We recommend reading more about haiku at the website of Modern Haiku, as well as at the following: Daily Haiku, Frogpond, The Heron’s Nest, Simply Haiku, and Tinywords.

We also recommend excellent how-to articles by Jane Reichhold:

Haiku books worth reading:

· The Haiku Handbook—25th Anniversary Edition: How to Write, Teach, and Appreciate Haiku (Higginson & Harter)

· Haiku: A Poet’s Guide (Gurga)

If you have any questions about submitting haiku, feel free to contact Scott Wiggerman.


Haiga is a digital or scanned image artistically integrated with haiku. The haiku complements the image; the image complements the haiku. The placement of the haiku is important, as is the choice of typeface or the style of any lettering done by hand.

We recommend reading more about haiga at the following websites:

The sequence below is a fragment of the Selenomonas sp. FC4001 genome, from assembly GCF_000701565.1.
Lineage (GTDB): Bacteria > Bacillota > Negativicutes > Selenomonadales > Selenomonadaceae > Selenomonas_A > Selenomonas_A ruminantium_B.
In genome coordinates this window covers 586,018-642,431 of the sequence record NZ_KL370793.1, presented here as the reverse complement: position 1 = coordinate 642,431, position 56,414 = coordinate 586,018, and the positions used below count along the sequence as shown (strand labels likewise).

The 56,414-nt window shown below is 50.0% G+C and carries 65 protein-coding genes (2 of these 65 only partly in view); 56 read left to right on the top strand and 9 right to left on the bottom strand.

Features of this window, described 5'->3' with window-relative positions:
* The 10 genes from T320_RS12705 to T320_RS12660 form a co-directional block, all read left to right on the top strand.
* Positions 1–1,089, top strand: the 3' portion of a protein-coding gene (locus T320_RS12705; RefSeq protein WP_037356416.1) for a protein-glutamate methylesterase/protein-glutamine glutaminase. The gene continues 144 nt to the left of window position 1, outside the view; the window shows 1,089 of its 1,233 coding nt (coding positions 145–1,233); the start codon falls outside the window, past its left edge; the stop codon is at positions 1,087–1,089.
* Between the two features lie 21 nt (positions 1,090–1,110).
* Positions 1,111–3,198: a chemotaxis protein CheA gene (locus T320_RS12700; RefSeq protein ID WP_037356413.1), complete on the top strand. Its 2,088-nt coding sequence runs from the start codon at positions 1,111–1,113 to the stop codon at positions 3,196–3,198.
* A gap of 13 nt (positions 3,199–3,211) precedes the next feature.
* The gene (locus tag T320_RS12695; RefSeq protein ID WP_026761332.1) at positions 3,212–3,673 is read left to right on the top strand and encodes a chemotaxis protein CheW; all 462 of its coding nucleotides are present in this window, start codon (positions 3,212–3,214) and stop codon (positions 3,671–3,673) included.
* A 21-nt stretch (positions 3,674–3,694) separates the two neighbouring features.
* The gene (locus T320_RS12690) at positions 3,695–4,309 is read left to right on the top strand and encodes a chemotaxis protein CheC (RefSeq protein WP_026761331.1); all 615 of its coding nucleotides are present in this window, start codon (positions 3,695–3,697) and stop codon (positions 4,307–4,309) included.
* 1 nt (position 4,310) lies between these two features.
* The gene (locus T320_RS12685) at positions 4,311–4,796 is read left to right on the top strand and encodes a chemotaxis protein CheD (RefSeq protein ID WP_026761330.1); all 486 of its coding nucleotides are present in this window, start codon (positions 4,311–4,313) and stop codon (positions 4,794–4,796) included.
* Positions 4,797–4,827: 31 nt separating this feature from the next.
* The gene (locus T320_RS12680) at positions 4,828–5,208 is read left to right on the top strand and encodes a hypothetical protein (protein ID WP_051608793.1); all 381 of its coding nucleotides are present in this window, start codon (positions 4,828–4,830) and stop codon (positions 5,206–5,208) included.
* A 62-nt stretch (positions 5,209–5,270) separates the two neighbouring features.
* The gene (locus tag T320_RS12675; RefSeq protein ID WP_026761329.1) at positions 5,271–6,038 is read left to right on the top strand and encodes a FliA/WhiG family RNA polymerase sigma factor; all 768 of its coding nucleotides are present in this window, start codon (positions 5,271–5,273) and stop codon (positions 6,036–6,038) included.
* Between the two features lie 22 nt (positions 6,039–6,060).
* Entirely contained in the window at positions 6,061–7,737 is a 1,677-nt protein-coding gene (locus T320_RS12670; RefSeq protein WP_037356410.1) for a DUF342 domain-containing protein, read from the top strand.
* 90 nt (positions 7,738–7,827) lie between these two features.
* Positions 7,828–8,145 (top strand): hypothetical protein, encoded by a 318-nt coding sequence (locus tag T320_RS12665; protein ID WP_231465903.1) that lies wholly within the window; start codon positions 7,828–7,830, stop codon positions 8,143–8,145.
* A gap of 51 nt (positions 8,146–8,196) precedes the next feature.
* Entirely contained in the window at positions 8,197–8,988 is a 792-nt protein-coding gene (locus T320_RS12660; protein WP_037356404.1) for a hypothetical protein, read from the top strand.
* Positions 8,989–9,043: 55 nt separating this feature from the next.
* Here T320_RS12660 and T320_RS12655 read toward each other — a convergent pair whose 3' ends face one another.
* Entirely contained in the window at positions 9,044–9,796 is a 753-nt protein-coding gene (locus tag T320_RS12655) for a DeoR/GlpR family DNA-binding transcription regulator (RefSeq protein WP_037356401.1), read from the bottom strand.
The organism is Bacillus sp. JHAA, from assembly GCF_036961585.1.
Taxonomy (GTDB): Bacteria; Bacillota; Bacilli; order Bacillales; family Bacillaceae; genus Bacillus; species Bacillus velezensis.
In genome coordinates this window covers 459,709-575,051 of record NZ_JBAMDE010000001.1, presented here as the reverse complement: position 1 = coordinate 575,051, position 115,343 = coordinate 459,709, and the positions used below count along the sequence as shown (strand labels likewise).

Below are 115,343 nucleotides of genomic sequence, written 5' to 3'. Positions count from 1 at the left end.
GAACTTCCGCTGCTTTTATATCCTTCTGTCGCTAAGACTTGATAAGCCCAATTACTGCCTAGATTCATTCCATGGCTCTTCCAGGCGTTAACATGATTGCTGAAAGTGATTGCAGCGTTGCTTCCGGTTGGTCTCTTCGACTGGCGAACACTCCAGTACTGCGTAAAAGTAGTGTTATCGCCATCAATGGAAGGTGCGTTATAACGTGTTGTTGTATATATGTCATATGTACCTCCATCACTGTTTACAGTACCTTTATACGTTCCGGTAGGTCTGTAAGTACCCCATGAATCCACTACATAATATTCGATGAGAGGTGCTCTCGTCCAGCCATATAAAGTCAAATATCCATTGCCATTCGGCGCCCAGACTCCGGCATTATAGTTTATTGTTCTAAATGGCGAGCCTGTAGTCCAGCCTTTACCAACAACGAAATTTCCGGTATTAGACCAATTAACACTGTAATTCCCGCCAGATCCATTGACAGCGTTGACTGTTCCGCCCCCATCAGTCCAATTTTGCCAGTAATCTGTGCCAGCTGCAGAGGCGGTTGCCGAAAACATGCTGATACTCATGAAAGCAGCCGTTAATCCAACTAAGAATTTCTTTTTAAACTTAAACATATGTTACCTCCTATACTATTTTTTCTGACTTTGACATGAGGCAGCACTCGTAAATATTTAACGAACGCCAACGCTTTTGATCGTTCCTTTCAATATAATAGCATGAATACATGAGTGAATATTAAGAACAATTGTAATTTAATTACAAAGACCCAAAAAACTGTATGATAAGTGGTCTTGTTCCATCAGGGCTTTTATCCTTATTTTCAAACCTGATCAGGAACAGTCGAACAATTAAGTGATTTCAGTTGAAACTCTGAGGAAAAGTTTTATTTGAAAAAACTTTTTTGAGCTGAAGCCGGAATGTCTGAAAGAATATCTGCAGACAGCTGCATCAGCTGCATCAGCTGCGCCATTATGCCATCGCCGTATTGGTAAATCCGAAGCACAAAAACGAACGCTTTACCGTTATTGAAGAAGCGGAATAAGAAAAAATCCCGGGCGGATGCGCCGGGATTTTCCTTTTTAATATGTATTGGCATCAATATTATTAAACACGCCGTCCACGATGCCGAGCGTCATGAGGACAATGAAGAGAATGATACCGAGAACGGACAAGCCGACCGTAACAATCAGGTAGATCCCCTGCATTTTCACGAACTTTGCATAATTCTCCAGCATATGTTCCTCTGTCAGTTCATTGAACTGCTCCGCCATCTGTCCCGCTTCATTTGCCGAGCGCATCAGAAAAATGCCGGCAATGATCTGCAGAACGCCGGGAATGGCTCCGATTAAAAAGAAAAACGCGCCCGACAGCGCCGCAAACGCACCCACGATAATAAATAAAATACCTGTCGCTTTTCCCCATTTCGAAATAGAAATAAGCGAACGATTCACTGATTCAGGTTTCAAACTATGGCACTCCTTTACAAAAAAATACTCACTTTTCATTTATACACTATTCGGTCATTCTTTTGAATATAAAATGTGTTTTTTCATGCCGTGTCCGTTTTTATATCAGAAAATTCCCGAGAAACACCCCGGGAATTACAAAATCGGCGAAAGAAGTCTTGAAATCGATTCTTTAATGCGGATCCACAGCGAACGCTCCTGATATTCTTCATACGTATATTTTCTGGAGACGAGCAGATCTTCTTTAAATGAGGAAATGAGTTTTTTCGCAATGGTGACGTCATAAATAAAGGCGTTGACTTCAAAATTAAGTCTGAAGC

DailyHaiga, Haigaonline, Reeds: Contemporary Haiga, and Simply Haiga.

See an excellent how-to “workshop” on haiga images by Ray Rasmussen:

Note: This link takes you to a welcome page. The menu is at left. Click “haiga workshop” there.

Our Guidelines:

Submit up to three haiga. Each haiga will include an original image and an embedded haiku—both created by the individual submitting the haiga. Because we use a blind reading process, you will not include a byline/signature on a haiga when you submit it.

Image Guidelines:

Black and white images only—no color images.

Printable space on a page will be 4.4 X 7.25 inches. A vertical haiga might take up an entire page. A horizontal haiga will be limited to the width of our page; we will not rotate a page 90° to accommodate a horizontal image.

Digital Images:

Minimum width for an image: 1320 pixels.